While Malaysia is a Muslim-majority state, its diversity both racially and economically has forced the country to focus on interests outside of its Islamic population. At the time of independence in 1963, Malays made up over 50% of the population while Chinese immigrants constituted another 30% and Indian descendants making up the remaining 20%.[10] Additionally, Chinese merchants controlled the economy in the country through their domination of medium-scale trade markets and domestic industry.[11] This disparity put the political control in the hands of Malaysian natives while a Chinese minority dominated the economy. This Malaysian control of government is present in the two major parties in the country, the UMNO, which emphasizes moderate Islam with a strong Malaysian populism and PAS, a more radical Islamic party that has attempted to gain power by forming ethnic coalitions amongst rural populations. While these groups have, on occasion, taken on some strong Islamist characteristics, the emphasis on creating a strong Malaysian middle class has necessitated compromise with the Chinese ethnic minority groups means the nation has retained pluralism as crucial to their economic prosperity.

The Malaysian economic model has prevented Islamic fundamentalism from gaining real political traction in the country, as opposed to Afghanistan, which has seen a rise in fundamentalism stemming from poorly coordinated US intervention in the state. Following the Soviet Invasion of Afghanistan in 1979, at the height of the Cold War, the US forged an all-out attack against communism in the Middle East, which they accomplished by giving billions of dollars to Sunni fundamentalists in the region.[12] This eventually led to the collapse of the leftist government in Afghanistan, resulting in a power vacuum that was filled for many years by the Taliban.[13] As Juan Cole puts it, “There were no Wahhabi suicide bombers until after the Reagan administration launched its struggle…against the Soviets in Afghanistan.”[14] The clear ties between foreign intervention and religious fundamentalism have led to a culture of “Islam anxiety” in the West that has damaged Islam’s image.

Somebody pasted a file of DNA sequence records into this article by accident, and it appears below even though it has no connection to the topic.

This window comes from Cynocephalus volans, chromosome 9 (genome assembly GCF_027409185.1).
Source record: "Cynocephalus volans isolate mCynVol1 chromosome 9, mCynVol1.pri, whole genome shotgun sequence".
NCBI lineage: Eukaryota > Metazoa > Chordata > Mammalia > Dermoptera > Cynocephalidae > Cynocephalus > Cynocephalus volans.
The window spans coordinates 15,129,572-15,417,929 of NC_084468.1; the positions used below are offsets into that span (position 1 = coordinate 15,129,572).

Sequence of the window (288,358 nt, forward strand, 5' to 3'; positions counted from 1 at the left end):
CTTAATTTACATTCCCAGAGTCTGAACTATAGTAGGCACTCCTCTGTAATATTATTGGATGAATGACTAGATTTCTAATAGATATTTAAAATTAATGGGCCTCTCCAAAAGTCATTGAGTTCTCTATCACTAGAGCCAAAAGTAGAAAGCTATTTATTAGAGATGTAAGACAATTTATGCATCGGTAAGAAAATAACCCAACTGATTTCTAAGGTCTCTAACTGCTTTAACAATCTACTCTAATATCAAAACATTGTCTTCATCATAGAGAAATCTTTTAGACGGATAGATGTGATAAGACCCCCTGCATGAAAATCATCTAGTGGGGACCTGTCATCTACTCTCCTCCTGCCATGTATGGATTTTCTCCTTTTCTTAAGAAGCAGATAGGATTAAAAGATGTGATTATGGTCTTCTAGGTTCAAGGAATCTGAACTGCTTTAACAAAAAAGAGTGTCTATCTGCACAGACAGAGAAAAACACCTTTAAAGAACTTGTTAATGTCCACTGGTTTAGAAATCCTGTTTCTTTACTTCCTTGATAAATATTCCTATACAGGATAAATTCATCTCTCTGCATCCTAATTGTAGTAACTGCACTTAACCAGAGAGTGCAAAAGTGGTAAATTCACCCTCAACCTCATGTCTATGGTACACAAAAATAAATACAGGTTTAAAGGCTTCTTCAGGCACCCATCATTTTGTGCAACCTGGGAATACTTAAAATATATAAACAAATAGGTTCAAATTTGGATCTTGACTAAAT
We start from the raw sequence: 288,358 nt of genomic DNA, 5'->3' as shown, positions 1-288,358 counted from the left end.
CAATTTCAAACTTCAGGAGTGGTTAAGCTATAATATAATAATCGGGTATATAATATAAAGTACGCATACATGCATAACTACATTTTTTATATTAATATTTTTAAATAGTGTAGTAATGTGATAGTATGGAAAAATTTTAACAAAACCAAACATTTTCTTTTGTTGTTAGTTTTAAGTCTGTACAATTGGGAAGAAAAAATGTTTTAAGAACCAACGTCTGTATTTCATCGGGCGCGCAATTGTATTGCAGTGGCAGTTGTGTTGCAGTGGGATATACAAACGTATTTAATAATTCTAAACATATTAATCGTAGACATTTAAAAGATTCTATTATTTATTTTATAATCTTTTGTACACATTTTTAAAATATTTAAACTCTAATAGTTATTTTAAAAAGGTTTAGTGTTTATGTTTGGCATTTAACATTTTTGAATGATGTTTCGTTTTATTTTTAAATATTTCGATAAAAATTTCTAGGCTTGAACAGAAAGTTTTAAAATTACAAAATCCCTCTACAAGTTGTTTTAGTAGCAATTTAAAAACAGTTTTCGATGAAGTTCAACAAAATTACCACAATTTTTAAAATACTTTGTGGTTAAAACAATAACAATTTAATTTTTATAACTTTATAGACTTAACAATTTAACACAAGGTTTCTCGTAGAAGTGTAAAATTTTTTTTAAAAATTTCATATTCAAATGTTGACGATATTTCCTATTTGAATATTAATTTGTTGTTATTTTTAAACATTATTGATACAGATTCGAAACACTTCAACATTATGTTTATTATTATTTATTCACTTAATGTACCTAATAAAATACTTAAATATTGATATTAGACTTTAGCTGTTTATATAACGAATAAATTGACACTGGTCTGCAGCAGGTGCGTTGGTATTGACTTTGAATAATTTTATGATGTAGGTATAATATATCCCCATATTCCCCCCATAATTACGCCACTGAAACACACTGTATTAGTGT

Differences between South Asian Islamic states and Islamic states in Western Asia such Afghanistan and Saudi Arabia can be traced to a few crucial differences. One such difference is the ethnic diversity between these two sets of countries. A nation like Indonesia has millions of citizens who do not identify as Muslim, so there is a need to emphasize pluralism to retain political legitimacy. Saudi Arabia on the other hand has combined Islam and politics to the point where the two cannot be disconnected. Additionally, differences in economic models and the role of foreign intervention have a lot to do with the differences in the emergence of Islamic fundamentalism. In West Asian countries, Western powers have intervened from time to time to serve their political and economic interests with regards to petroleum. This has resulted in the backing of fundamentalist parties as well as power vacuums that were filled by fundamentalists. In South Asian countries, foreign powers have less incentive in countries as they are dominated by middle-class Muslim labor and Chinese bourgeois, both of which have remained out of the realm of foreign intervention. These fundamental differences in their religious and economic foundations have led to two wildly different political identities.

[1] Mahallati Lecture, November 6, 2017.

[2] Ibid

[3] Carool Kersten, Islam in Indonesia, the Contest for Society, Ideas and Values, Oxford: Oxford University Press, 2015, 137.

[4] Mahallati Lecture, November 6, 2017.

[5] Carool Kersten, Islam in Indonesia, the Contest for Society, Ideas and Values, Oxford: Oxford University Press, 2015, 140.

[6] Mahallati Lecture, November 11, 2017.

[7] Juan Cole, Engaging the Muslim World, 88.

[8] Ibid, 89.

[9] Mahallati Lecture, November 8, 2017.

[10] Thirkell-White, Ben. “Political Islam and Malaysian Democracy.” Democratization 13, no. 3 (2006): 421-41. doi:10.1080/13510340600579318.(423).

[11] Ibid

[12] Juan Cole, Engaging the Muslim World, 101.

[13] Mahallati Lecture, October 11, 2017.

[14] Juan Cole, Engaging the Muslim World, 111.